These modest home designs are fire resistant, featuring metal roofs, cement board siding on the non-bale walls, and plastered bale walls that achieve at least a 2-hour fire rating (most houses don’t have even 1-hour rated walls). All of the home plans comply with the California Building Code for structures in the most extreme Wildland Urban Interface fire zones.
Wee But ‘n’ Ben - This simple 480 sf dwelling that features bale walls on three sides, with the fourth wall in wood framing, where all of the plumbing is located.
“Straw bale walls, when integrated with passive solar design create comfortable dwellings that require a minimal amount of added heating and cooling, due to high insulation levels and the thermal mass of the plaster finish.” suggests David
Arkin, AIA, a principal at ATA, who also serves as director of the California Straw Building Association CASBA. All of the offered homes feature the high insulation level of the bales and thermal mass effect of the plaster finish, and integrated passive solar design techniques that keep most of the hot summer sun out of the building while welcoming the low winter sun.
Through their partnership with www.strawbaleplans.com, anyone interested in these plans who has not lost a home in a recent California Wildfire may purchase them (architectural plans only—engineering is separate) through the website, with a portion of the proceeds going towards making the designs available to fire victims. “We think it is such a great idea what you guys are doing. We want to do what we can to support it,” notes consultant and teacher Andrew Morrison of StrawBale.com
Anni Tilt, AIA adds, “The original owners of these projects have kindly agreed to make their plans available to others ... we wanted to extend that generosity to those who suffered the tragedy of losing a home and most of their belongings in these horrific fires.” Anyone interested in the details of the plans can contact the firm via email@example.com, or at 510-528-9830. Minor modifications can be made at an additional cost, or custom designs can be created through the firm’s modest straw bale plans program, or through full architectural services.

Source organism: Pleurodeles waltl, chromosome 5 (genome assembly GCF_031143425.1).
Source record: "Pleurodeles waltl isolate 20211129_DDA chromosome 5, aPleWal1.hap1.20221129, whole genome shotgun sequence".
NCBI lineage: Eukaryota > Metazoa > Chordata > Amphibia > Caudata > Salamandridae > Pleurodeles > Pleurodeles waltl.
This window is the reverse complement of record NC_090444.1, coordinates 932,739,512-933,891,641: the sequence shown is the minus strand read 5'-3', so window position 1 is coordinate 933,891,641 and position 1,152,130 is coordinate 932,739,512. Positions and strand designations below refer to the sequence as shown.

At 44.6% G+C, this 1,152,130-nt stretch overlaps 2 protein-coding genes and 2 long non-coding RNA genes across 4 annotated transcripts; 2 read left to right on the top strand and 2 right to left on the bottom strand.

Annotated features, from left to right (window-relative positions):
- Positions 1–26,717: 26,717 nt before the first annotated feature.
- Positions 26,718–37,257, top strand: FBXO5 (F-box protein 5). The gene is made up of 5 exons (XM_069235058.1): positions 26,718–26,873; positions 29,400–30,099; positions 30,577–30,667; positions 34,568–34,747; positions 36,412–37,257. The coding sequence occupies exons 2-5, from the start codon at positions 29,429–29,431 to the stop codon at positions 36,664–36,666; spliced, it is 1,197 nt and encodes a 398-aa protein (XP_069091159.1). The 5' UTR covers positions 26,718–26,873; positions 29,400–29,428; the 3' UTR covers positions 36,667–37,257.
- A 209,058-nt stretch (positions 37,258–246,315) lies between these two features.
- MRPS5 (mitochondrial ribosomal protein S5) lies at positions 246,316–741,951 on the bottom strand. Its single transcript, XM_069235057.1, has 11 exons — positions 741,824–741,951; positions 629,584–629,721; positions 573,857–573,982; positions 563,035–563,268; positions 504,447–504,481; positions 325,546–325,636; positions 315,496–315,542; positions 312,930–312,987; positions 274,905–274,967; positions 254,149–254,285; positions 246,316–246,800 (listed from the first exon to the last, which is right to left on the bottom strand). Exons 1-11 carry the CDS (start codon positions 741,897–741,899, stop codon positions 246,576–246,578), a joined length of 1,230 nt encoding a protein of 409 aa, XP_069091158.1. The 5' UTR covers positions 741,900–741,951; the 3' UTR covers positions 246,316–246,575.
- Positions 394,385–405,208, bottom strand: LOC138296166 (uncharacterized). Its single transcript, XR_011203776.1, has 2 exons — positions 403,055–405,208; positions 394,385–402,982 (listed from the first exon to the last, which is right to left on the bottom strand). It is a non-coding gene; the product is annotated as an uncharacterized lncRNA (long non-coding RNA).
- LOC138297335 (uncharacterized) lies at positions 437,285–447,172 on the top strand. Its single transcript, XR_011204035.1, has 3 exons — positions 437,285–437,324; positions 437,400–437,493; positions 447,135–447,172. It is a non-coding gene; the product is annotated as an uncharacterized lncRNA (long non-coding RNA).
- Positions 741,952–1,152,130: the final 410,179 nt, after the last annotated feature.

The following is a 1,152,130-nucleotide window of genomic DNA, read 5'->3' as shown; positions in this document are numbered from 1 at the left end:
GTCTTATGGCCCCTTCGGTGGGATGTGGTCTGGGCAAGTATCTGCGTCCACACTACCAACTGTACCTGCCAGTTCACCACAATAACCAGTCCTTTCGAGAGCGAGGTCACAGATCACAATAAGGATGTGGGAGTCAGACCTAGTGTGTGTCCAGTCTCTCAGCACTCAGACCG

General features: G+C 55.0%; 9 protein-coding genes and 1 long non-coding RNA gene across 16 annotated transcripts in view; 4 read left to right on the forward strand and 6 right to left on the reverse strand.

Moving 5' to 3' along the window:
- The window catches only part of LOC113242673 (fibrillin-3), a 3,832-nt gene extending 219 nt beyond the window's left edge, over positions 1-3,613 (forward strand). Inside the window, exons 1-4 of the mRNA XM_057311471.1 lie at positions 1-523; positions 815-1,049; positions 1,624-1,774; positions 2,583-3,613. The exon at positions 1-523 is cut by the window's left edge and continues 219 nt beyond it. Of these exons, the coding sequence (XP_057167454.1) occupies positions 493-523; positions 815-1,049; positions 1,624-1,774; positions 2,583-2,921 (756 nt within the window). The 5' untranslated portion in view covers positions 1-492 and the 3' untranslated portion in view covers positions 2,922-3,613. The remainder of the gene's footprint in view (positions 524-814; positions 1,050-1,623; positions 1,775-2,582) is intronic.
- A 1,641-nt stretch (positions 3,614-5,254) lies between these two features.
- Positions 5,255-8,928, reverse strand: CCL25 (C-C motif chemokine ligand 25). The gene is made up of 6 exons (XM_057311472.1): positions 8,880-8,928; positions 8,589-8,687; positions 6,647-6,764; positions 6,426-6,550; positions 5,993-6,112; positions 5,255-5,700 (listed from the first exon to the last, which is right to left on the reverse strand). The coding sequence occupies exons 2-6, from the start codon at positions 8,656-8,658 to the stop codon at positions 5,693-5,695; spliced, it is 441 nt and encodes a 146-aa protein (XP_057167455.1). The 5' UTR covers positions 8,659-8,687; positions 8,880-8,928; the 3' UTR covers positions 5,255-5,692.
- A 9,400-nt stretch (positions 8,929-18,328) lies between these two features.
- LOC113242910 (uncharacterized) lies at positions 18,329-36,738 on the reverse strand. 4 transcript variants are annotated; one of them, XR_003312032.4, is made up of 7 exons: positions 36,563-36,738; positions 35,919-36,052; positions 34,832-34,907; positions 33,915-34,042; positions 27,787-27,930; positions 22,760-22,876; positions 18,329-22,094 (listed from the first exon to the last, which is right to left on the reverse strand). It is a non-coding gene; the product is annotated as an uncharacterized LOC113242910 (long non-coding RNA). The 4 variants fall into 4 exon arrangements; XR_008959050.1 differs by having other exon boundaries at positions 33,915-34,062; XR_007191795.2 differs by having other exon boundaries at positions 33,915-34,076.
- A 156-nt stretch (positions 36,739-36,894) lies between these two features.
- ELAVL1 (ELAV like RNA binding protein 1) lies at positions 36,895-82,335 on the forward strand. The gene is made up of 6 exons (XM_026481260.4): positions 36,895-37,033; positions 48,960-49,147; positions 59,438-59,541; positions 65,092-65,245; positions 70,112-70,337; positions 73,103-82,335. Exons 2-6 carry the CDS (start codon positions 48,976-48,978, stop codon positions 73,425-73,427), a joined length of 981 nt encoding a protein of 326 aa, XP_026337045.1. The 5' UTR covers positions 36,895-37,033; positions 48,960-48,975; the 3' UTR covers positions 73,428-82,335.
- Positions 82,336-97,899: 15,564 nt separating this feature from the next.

Chalk Bluff Cabin is a 872 sf cabin features a Structural Insulated Panel (SIP) roof structure and an integrated solar hot water and space heating system, storing heat in a 3’ deep sand bed beneath the polished concrete floor slabs. It has a sleeping nook off the living room and another small loft over the kitchen.
Frequently Asked Questions
There doesn’t have to be a difference in the time it takes to build straw bale vs. non-straw bale. The bigger question is the capacity of the builder. Typically the bale-raising has all of the straw bales placed into the wall frames in a single day, perhaps with the builder finishing the following day. The bale walls will then need plaster finish, which is typically a three-coat process. The bale walls are a small part of the big picture.
Is wood framing still used?
Most typically, yes. And all of our plans feature 14” wood I-joists as the vertical framing members, into which the 15” wide rice straw bales are placed. We typically set the vertical plate heights to match a multiple of 23” (the height of a bale when placed ‘on edge’), so there is minimal cutting of custom bale sizes. Most straw bale buildings take into account the typical bale size, and most utilize wood framing. Nearly all of our home designs are a hybrid, with some walls being conventional wood-frame construction.
Can any builder build one of these? What special knowledge/skills/abilities do they need to possess?
The majority of the straw bale homes we’ve designed have been built by builders with no prior straw bale experience. An openness to the technology and general attention to details (which most builders possess) are the only prerequisites. That noted, it will be helpful to have someone familiar with straw bale building to consult with.
Is there a special type of foundation that must be laid?
No and yes. The foundation isn’t different from whatever would otherwise be needed, but both the inner and outer surfaces of the bales need supporting. On slab-on-grade designs the outer sill bears on the perimeter foundation, and the inner sill is on the slab, with a layer of insulation between the two. For the few that have raised floors we typically bear on the joists when perpendicular, or on an extra thick ledger; alternate to this is an extra wide composite lumber sill plate.
Is structural engineering included with the plan?
Unlike the plans being sold on strawbaleplans.com, our structural engineering partner KDSE is providing the structural calculations that accompany the plans free of charge, in most cases. If the extreme circumstances of any particular site require them to modify the calculations and structural design to meet special seismic, high wind or snow load conditions, there may be additional fees plus a few weeks to prepare the changes. For most locations this shouldn’t be necessary.